How much am I getting out of it?
How much does each post cost me?
How many customers or sales do I get out of this social media strategy?

Which as a business, don’t get me wrong, are fair questions to ask. But if I apply the social logic to them and compare them to a human interaction related question, would we ask ourselves the following in life?

How much money am I getting out of this friendship?
How much does each phone call or text or dinner with my friend cost me? Is it worth the investment?
How many new friends or gifts to I get out of this relationship? Do people like me more?

All of a sudden, doesn’t sound so right, does it? So then, the discussion continues, so what can we measure in social media and how do I know if my strategy or tactic is successful or not?

Followers do not mean Customers

Now, number of likes or followers or hearts are numbers that are often measured and used to see if your presence online is improving or not. Your followership can be an indicator of the level of interest your audience might have for what you are selling but their engagement is what will be the key to your success. Facebook offers an engagement rate in their analytics that can be of use but still has to be considered with other factors.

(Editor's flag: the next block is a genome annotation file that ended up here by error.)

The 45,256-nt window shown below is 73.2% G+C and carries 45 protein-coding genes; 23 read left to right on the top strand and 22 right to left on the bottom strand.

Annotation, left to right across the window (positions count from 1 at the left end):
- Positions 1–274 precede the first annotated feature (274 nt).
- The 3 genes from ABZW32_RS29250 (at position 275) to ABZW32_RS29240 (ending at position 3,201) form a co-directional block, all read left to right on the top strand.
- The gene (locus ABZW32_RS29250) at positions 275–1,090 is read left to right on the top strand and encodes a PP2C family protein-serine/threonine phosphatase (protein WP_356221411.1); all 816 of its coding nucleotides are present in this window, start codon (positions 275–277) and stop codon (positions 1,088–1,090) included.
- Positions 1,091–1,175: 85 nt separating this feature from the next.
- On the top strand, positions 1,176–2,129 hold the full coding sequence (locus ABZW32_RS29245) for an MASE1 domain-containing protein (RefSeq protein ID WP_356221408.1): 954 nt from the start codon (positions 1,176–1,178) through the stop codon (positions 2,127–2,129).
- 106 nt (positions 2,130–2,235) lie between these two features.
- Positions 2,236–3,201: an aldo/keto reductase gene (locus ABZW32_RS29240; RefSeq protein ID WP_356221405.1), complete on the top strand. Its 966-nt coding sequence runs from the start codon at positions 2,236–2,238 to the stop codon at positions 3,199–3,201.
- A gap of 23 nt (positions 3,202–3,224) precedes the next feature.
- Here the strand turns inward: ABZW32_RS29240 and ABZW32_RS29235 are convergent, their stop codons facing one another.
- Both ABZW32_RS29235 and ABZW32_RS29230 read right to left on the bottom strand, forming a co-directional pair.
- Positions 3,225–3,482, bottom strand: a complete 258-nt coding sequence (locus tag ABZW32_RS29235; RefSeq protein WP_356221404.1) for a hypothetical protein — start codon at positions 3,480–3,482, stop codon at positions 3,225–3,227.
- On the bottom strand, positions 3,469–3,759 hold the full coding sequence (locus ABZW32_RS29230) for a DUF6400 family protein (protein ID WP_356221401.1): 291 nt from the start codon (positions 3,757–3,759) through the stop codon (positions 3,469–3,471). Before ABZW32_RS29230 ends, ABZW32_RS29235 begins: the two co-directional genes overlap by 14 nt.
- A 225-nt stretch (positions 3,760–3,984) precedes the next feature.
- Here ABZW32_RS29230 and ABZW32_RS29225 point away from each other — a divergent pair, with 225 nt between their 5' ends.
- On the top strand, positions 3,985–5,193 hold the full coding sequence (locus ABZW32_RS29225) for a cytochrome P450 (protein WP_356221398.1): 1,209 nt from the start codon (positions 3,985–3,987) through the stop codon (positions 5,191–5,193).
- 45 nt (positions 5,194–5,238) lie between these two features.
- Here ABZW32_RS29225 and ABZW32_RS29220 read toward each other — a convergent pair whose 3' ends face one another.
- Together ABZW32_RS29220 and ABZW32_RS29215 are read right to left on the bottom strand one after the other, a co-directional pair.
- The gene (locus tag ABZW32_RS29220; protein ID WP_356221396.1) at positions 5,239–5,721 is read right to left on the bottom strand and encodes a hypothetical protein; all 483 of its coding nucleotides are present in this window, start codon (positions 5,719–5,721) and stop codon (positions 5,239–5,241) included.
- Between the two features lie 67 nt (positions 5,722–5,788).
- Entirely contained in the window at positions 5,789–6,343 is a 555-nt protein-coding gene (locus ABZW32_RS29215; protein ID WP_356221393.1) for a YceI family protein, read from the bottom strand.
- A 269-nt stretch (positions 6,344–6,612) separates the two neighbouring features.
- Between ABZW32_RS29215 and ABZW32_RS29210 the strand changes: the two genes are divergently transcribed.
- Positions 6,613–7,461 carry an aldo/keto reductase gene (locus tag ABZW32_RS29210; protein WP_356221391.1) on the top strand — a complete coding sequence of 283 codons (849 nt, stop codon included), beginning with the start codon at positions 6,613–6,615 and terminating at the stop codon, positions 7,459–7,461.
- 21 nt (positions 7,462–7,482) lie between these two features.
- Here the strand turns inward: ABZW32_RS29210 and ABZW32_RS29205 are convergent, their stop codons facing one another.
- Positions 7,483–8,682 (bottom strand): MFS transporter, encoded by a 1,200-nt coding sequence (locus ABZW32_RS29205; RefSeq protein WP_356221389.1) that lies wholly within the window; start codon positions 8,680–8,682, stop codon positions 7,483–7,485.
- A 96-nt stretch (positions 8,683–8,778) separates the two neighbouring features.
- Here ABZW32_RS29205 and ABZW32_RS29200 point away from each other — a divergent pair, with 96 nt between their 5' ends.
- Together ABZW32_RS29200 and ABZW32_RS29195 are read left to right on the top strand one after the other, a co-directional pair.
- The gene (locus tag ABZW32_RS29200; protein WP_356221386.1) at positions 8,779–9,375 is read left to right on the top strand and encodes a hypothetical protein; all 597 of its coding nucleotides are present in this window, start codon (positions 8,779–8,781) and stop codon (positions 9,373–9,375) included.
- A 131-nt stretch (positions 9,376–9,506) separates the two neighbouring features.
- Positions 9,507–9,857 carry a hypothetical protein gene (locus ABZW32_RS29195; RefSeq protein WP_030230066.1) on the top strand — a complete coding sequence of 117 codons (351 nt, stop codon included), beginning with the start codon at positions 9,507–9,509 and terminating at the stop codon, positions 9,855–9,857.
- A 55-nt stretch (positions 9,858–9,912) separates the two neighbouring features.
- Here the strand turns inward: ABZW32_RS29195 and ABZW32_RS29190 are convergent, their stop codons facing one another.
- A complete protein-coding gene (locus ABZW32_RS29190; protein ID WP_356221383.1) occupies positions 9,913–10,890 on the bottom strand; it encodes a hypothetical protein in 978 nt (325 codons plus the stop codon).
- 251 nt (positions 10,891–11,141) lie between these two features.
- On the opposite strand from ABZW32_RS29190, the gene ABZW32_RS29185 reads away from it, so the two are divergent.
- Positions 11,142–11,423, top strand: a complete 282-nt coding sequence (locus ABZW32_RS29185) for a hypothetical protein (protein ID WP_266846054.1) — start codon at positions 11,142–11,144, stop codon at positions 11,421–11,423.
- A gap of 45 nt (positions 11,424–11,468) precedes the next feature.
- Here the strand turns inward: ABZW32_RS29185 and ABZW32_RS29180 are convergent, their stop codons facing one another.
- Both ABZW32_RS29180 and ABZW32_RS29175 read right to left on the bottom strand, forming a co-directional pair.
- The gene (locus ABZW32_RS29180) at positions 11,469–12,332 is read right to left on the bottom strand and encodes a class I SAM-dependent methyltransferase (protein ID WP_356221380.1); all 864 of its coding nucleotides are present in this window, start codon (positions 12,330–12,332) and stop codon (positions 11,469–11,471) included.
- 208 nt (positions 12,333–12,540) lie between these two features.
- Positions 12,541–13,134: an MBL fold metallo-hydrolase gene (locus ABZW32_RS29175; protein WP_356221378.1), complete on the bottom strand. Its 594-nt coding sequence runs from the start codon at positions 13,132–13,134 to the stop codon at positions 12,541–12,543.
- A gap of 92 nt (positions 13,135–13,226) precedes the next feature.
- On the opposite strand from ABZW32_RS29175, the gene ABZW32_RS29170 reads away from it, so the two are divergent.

An example of that can be noted in a recent contract I had.

I was working with social media specialists in different countries. The company has a presence on Facebook and one of their community engagement specialist in France wanted to attract new customers with contests online. One of her first efforts brought in big with a Facebook contest that attracted over 1,000 participants. She thought that whatever she had done, worked, so tried to repeat the experience but following contests attracted an average of 300 participants. In that sense, were her efforts more successful the first time?

From a numbers perspective, the answer would be yes. Her first contest was more successful but from a social standpoint, my opinion is that she now knows that she has an average of 300 participants that will interact with her contests and online efforts which is a pretty good number. The ultimate goal is that an engaged community will eventually start using the company’s service on their own because of their engagement with the Facebook page.